March 19, 2017

Docker Layers


    Docker images are read-only templates from which Docker containers are instantiated. Each image consists of a series of layers. Docker uses a union file system to combine these layers to form a runnable file, referred to as a Docker image. Layers are discrete entities, promoting modularity and reuse of resources. Each layer results from an instruction in the Dockerfile.
    • Layers represent filesystem differences
    • The Docker storage driver is responsible for stacking these layers and providing a single unified view.

    • Note: Image layer IDs are cryptographic hashes, while the container ID is a randomly generated UUID.
    • Each instruction in the Dockerfile creates a new layer. Note: only non-zero layers and layers that do not already exist on the system are downloaded with the docker run command.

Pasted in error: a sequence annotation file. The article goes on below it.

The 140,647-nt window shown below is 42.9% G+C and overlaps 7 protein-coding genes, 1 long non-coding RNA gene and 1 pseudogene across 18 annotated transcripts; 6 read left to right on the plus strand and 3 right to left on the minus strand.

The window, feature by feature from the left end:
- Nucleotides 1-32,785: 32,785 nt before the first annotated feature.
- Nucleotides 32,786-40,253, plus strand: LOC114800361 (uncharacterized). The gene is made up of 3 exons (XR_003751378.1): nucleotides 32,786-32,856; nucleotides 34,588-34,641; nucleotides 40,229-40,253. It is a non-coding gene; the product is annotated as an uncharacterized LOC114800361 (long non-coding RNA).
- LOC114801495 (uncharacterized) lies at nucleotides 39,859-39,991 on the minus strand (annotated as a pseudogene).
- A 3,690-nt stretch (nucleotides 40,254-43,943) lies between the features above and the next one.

• Below is repo information for this nginx image on GitHub. There are eight Dockerfile instructions, reflecting the eight layers from the above output.
      Note: There is no FROM instruction listed, it's likely that the FROM instruction is transformed into ADD file: 89ec.. as they both would pull in the base image.

      ADD file: 89ecb642d662ee7edbb868340551106d51336c7e589fdaca4111725ec64da957 in /
      CMD ["/bin/bash"]
      MAINTAINER NGINX Docker Maintainers ""
      ENV NGINX_VERSION=1.11.10-1~jessie
      RUN apt-key adv --keyserver hkp:// --recv-keys 573BFD6B3D8FBC641079A6ABABF…
      RUN ln -sf /dev/stdout /var/log/nginx/access.log    && ln -sf /dev/stderr /var/log/nginx/error.log
      EXPOSE 443/tcp 80/tcp
      CMD ["nginx" "-g" "daemon off;"]

    • When an image is changed, the new copy of the image stores only the changed layer(s). The new image (e.g. changed-ubuntu below) has layers that are simply pointers to the original image files' layers.

    • Notice the new changed-ubuntu image does not have its own copies of every layer. The new image is sharing its four underlying layers with the ubuntu:15.04 image.

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